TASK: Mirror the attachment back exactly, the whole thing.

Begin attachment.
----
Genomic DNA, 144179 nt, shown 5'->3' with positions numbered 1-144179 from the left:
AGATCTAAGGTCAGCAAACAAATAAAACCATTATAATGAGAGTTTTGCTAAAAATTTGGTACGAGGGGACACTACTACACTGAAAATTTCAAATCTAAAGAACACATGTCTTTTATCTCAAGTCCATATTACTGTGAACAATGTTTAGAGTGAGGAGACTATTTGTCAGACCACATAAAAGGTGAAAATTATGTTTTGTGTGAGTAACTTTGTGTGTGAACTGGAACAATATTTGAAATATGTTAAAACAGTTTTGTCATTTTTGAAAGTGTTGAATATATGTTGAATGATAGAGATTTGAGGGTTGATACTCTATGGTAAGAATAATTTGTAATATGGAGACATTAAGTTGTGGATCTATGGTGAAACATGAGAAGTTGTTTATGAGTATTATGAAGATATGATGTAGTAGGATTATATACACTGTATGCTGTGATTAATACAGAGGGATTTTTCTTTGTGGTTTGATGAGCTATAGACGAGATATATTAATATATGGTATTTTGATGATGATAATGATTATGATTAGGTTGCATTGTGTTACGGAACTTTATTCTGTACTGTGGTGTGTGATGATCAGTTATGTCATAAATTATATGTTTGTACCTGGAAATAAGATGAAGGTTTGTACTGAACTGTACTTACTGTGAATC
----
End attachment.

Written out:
Genomic DNA, 144179 nt, shown 5'->3' with positions numbered 1-144179 from the left:
AGATCTAAGGTCAGCAAACAAATAAAACCATTATAATGAGAGTTTTGCTAAAAATTTGGTACGAGGGGACACTACTACACTGAAAATTTCAAATCTAAAGAACACATGTCTTTTATCTCAAGTCCATATTACTGTGAACAATGTTTAGAGTGAGGAGACTATTTGTCAGACCACATAAAAGGTGAAAATTATGTTTTGTGTGAGTAACTTTGTGTGTGAACTGGAACAATATTTGAAATATGTTAAAACAGTTTTGTCATTTTTGAAAGTGTTGAATATATGTTGAATGATAGAGATTTGAGGGTTGATACTCTATGGTAAGAATAATTTGTAATATGGAGACATTAAGTTGTGGATCTATGGTGAAACATGAGAAGTTGTTTATGAGTATTATGAAGATATGATGTAGTAGGATTATATACACTGTATGCTGTGATTAATACAGAGGGATTTTTCTTTGTGGTTTGATGAGCTATAGACGAGATATATTAATATATGGTATTTTGATGATGATAATGATTATGATTAGGTTGCATTGTGTTACGGAACTTTATTCTGTACTGTGGTGTGTGATGATCAGTTATGTCATAAATTATATGTTTGTACCTGGAAATAAGATGAAGGTTTGTACTGAACTGTACTTACTGTGAATC